Massachusetts Chapter 55: The Opioid Crisis
An epidemic has swept across the United States of America. Every day, hundreds of hapless citizens, many already weakened and impoverished from a long battle with addiction, overdose and die from opioid abuse. Nowhere is the devastation of the opioid crisis more obvious than in Massachusetts, where a special session of the state legislature is struggling to create a plan of action to fight the epidemic. Every county in the state has been badly struck, resources are limited and aid from the federal government is questionable. Will the representatives take sufficient action or will progress be stalled as it has on a national level, as every representative fights for their own county? One thing is for sure: citizens are dying, and legislators cannot stall any longer.
Tea and Poppy: China, 1839
The Qing Dynasty is in a rather delicate situation. For the past several decades, China has maintained a very favorable trade imbalance between itself and Europe, filling the royal coiffers with gold from selling mainly tea and silver. Even better, they have successfully kept European influence at bay with the adoption of the Canton system, which forces the Europeans to trade under very specific circumstances. However, to counteract the trade imbalance, Britain began selling opium poppy to Chinese merchants; now almost a third of the country is addicted to the drug. The emperor has just created an imperial commission to fight the epidemic and given them the jurisdiction to effect change, but they must also contend with growing British animosity towards trade restrictions. Will the commission successfully navigate growing tensions with British while also saving their country, or will they drag China into a war they cannot win?
The press is an integral part of every government - whether it be free or controlled to distribute propaganda - and as such it has always been an integral part of BosMUN. While delegates in other committees debate and pass resolutions to solve a variety of different issues, delegates in the Press Corps will perform the critical task of reporting on these actions to everyone else in the conference. As media is multi-faceted, so will be the manner and perspective of reporting on BosMUN. Delegates will represent a plethora of different news sources, each with their own tone and style of reporting. Delegates will also have to produce pieces of different length and style, and will also actively debate on the role of media in global politics, “fake news”, and the responsibility of journalists to reflect the “truth” versus certain viewpoints.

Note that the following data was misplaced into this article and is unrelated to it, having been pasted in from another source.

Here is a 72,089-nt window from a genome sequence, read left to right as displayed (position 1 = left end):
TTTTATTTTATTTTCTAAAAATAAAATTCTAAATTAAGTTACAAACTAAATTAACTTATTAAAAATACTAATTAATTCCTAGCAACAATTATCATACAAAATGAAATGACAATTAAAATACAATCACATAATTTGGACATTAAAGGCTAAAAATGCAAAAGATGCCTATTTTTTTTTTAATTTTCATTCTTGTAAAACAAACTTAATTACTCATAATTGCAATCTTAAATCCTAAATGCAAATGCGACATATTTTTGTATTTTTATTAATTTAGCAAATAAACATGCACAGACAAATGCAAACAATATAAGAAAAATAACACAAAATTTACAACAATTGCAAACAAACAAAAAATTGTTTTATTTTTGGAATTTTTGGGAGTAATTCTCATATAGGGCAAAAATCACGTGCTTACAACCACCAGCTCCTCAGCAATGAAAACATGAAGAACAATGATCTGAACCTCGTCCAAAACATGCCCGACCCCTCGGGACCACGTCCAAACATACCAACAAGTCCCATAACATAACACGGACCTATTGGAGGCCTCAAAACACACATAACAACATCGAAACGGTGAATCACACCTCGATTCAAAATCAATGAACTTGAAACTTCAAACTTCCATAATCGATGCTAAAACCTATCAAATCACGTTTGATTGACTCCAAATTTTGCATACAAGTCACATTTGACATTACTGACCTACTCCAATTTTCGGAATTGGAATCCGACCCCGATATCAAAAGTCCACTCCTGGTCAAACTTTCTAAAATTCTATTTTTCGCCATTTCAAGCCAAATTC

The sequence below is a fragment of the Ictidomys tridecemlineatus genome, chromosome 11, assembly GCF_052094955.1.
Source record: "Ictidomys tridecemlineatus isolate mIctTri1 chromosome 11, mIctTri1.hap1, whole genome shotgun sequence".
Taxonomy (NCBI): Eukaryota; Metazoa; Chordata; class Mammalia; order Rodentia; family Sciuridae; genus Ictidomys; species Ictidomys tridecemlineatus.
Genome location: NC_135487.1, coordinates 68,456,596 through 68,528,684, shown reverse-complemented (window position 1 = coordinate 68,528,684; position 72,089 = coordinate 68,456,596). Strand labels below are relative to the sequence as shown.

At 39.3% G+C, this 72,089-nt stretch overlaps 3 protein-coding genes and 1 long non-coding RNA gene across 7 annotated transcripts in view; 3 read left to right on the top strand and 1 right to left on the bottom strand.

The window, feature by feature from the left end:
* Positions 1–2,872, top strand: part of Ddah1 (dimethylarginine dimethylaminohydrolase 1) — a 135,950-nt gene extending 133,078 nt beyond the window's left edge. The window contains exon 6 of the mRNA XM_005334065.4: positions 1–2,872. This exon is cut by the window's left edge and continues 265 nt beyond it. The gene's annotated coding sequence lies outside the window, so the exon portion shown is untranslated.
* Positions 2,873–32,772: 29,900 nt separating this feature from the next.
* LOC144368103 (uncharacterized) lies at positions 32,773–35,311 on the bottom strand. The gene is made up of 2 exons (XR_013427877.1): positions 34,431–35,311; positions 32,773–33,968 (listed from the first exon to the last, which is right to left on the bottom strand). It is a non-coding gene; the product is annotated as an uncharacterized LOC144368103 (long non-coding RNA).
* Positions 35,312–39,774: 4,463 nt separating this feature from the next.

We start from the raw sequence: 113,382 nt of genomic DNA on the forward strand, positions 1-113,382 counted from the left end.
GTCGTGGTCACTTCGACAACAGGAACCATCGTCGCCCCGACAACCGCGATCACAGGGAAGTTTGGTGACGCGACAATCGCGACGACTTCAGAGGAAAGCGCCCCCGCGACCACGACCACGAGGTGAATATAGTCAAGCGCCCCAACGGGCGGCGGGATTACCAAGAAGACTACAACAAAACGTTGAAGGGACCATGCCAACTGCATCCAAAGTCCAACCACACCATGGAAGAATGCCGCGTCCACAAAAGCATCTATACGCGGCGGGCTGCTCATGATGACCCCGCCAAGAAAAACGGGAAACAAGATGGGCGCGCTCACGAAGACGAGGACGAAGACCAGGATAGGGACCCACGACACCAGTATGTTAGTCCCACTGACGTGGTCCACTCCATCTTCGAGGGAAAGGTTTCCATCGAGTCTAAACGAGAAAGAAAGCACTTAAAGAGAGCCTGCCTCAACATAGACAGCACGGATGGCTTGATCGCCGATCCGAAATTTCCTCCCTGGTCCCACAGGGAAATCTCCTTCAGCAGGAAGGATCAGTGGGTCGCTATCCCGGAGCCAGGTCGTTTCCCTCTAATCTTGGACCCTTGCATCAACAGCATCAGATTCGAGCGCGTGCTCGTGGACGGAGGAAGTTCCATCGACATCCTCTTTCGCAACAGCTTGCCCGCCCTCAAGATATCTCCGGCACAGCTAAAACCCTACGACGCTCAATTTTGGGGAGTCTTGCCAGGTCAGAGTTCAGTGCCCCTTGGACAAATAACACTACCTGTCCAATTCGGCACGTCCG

United Nations Security Council: The Yemeni Crisis
The United Nations Security Council is one of the six principal organs of the United Nations, and is charged with maintaining peace and international security. Their powers include the establishment of peacekeeping missions and military action, and nowhere is their intervention needed more than Yemen. Since their previous president ousted their newest president in a coup d'etat and was subsequently assassinated, the country has dissolved into chaos. Famine and cholera have swept the country, and the outbreak of civil war has prevented sufficient aid from reaching the stricken. In this special session of the U.N. Security Council, delegates will have to navigate tense regional politics and other vested international interests to help alleviate the humanitarian crisis in Yemen, and potentially even ending the conflict there.
Fault Lines under a Glass House: California 2030
The unthinkable has just happened. A little known subduction zone just north and west of the much-more-famous San Andreas fault is now the epicenter of the worst earthquake to ever hit North America. Initial estimates of the damage are harrowing; the Pacific Northwest is essentially gone, with damage caused directly by the earthquake, the subsequent tsunami or some combination of both. Thousands of people are presumed dead, and thousands more are injured. Now, a special session of the Federal Emergency Management Agency (FEMA) must somehow coordinate the recovery effort as aftershocks from the earthquake still continue. Will the agency alter the fate of the Pacific Northwest, or will bureaucratic infighting and inaction condemn thousands more to an early death?
Union Minière du Haut Katanga, 1961
The year is 1960, and tensions are brewing in the Congo. The Union Minière du Haut Katanga, or UMHK, has been a fixture in the Congo for decades, mining the rare and precious metals prolific in the Katanga region. While this endeavor has mainly benefited the home of the UMHK, Belgium, the company has been kind to its host population, building schools, hospitals and railroads. Nevertheless, as the Congolese declare their independence from Belgium, there are whisperings that the new government will attempt to nationalize the company. The board of directors of UMHK is frantically searching for a solution to preserve their holdings in Katanga. Will they successfully maintain their power and preserve their mines in the region, or will they be swept away by the tides of unrest?
International Criminal Court
The International Criminal Court (ICC) provides a fair trial to the worst of humanity; those accused of war crimes, genocide, and other severe human rights abuses. The judges in the court are chosen from countries all over the world for their integrity and impartiality, serving non-renewable terms. In this session of the ICC, delegates will hear about, debate, and decide the fate of alleged war criminals. Their jurisdiction is final.